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The cost of Thanksgiving
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Last Thursday, I was scrambling to keep an appointment with kids at Stagg High School in Stockton.  The Spanish Club was meeting to finalize plans for Thanksgiving.  They had decided to adopt a family.  Each would bring an essential ingredient for the traditional meal to our church on Wednesday.

My job would be to identify the family in need and arrange the delivery.

Until then, though the holiday was just a week ahead, I really hadn’t had time or mental space to think about this wonderful American tradition.   So I flew out the back door with enthusiasm.  These generous students would challenge me to get on board.  But, before long, two people beat them to it.

As I descended the steps, a stranger approached from the street.  “Father,” he said, “I need to talk with you.”  Now nine times out of ten, this translates as, “I need money,” a familiar theme with countless convincing variations.

“I’m running late for a really important meeting,” I said, afraid that those kids at Stagg would be gone before I arrived.  Yet I couldn’t help recalling a parable Jesus once told about a priest who didn’t have time for compassion.  So I stopped in my tracks and asked the poor fellow what he wanted.

“I’m really hungry,” he confessed.  “Sorry, we’ve given away all the food we have left,” I said. -We avoid giving out cash, as it rarely turns into food.

Suddenly, I recalled a small plate of turkey that had survived the previous evening, when our choir came in after practice. Heating it in the microwave and adding hot coffee and toasted bread, I presented the man his little feast.  

He looked at me with disbelief, then sat down by Our Lady’s shrine to eat.

“There’s the garbage can for when you’re done,” I yelled over my shoulder.

I’d be lucky if I could make Stagg on time.  It seems a thousand details had to be cleared before I could do the most important thing - that is, making time for the youth.  Now the garage door was opening, and my trusty steed prepared to gallop northbound on El Dorado.   Yet then it happened again:  
This time the visitor had something to give
“Hey, Father!  Please wait!”  Another man approached the large steel gate, just as the first fellow had.  But this time, the visitor had something to give.

“You folks need two turkeys?” (He shouldn’t have put it that way, since he left himself and the other gentlemen wide open for a really mean answer.)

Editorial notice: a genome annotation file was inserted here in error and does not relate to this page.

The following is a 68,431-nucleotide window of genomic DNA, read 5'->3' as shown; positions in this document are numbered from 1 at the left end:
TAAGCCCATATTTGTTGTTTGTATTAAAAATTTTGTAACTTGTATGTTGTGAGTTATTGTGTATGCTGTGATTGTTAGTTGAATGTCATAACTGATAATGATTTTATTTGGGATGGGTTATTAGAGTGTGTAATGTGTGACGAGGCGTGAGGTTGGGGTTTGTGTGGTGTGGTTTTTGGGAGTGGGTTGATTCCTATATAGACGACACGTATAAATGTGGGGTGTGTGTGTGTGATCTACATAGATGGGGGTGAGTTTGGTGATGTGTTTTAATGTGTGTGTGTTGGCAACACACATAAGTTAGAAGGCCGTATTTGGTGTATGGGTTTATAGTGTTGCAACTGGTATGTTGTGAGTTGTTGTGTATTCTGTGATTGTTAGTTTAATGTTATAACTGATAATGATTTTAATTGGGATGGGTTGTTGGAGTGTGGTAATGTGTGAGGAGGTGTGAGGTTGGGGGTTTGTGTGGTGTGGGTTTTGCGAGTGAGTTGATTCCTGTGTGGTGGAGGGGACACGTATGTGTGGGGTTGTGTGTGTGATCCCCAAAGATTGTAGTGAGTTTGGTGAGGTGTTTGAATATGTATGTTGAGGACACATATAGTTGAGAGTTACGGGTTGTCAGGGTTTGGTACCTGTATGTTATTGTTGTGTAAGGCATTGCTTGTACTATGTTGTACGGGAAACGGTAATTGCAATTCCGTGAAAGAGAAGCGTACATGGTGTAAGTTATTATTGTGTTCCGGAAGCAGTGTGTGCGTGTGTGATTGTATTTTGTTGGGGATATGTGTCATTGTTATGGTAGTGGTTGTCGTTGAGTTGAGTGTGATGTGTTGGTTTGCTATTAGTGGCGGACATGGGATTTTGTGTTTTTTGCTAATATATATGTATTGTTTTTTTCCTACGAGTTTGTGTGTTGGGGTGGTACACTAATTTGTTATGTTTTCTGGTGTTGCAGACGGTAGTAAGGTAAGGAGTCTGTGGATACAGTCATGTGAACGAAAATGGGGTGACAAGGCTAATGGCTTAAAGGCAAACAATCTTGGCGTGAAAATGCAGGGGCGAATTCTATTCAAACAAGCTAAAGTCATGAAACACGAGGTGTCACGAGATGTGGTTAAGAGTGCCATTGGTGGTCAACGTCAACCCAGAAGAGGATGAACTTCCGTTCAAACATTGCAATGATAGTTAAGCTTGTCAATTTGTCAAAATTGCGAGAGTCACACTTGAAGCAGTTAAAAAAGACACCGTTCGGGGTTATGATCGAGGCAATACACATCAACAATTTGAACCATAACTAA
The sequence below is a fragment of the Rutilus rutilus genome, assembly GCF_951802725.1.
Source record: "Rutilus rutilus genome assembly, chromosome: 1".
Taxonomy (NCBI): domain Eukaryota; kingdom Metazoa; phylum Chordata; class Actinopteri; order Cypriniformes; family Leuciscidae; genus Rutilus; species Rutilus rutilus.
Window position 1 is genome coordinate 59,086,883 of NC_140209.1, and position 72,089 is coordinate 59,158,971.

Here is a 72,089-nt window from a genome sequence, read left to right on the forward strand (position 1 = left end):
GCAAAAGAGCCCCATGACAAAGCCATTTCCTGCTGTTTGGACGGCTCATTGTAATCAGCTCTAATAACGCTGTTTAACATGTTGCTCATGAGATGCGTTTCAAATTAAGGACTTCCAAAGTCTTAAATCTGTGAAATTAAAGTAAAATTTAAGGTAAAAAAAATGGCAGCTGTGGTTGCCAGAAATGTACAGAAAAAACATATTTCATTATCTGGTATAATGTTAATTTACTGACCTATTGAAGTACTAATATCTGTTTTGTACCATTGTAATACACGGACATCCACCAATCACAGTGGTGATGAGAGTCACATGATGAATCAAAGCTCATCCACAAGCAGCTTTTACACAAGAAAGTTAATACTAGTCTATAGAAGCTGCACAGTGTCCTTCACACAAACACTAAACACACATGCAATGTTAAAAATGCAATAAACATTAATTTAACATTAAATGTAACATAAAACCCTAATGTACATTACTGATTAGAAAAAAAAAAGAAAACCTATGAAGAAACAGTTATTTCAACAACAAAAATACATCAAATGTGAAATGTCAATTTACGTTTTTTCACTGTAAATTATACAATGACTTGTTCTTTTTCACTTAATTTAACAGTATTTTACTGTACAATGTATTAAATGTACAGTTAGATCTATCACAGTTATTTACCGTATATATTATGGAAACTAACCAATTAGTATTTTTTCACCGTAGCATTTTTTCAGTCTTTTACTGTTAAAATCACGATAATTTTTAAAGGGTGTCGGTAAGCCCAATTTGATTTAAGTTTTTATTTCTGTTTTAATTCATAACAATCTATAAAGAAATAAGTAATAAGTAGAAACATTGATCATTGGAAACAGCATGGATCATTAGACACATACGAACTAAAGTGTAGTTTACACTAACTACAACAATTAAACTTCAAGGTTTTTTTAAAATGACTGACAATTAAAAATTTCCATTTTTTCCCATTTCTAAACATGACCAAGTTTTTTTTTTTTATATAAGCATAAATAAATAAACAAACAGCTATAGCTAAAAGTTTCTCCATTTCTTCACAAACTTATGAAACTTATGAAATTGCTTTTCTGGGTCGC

Instead, I recalled how Jesus had promised that we would receive in the measure we gave, and how Paul said we’d reap in the measure that we sow.

God’s economy had turned a plate of turkey into two entire birds, and unexpected delays into timeless blessings.  Throwing the frozen turkeys in the freezer, I sped off northbound for Stagg High School.   On the way, my cellular rang.  The director of a local funeral home had decisions to make.

At ten o’clock Tuesday night, I’d been called to the hospital for a fatality.  A young father had walked to a neighborhood store to buy popsicles for his three children, I was told, and on the way home was shot point blank.

Though I couldn’t gain access to bless his body, the police there confirmed that yes, he had been shot, and that yes, he was dead.  His family would be spending a miserable Thanksgiving, not even seeing him until November 27, the day hundreds will gather in our church for the viewing and funeral.
Bad week in Stockton
This had been a bad week in Stockton.  Just three days before, four separate shootings in Stockton had produced a number of victims.  One casualty was from our parish: the young man killed at 2 o’clock Saturday morning.

We had just set his funeral when Antonio was murdered.  So by the time I arrived at Stagg’s Spanish Club, any illusions of a Norman Rockwell-style Thanksgiving had long since been blown to pieces.  The last thing on my mind was delivering turkeys. Besides, many Mexicans don’t even eat them.

Explaining why I’d arrived so late, I suggested the Mexican Club channel their compassion in the direction of Antonio’s family.  Providentially, they had just walked into the funeral home after the director and I hung up.  So my phone buzzed at the same time as I made my proposal to the group.  I asked for the victim’s mother, and put her in touch with the group’s leader.

Suddenly what began as a kind gesture on the part of the students at Stagg turned into an effort to discover how best to help this broken family meet their needs.  Since there have been changes in our strategy over the past few days, I won’t share more, except to say that the kids stepped up to the plate.

Like the Indians who helped out the Pilgrims at that first Thanksgiving celebration, when only 53 of the original 102 passengers on the Mayflower were still alive to show their gratitude, these youth went beyond the food and the fun to the heart of this beautiful holiday: the national recognition, articulated best by President Abraham Lincoln, that our blessings and our bounty are not the products of our own effort or ingenuity, but of Grace.

They acknowledged, by their concern, that Thanksgiving means going beyond one’s comfort zone into the needs and the heartaches of others.  It also means being willing to pay the price for another person’s blessings.

Google “The Price of Thanksgiving”, and all you’ll find is talk about food.

But check out the history of Plymouth Colony, and you’ll learn something else.  That piece of information might help us live our Thanksgiving better.

For when we realize what God has done for us, we want to give back, somehow, so that someone else, somewhere, will have reason for thanksgiving.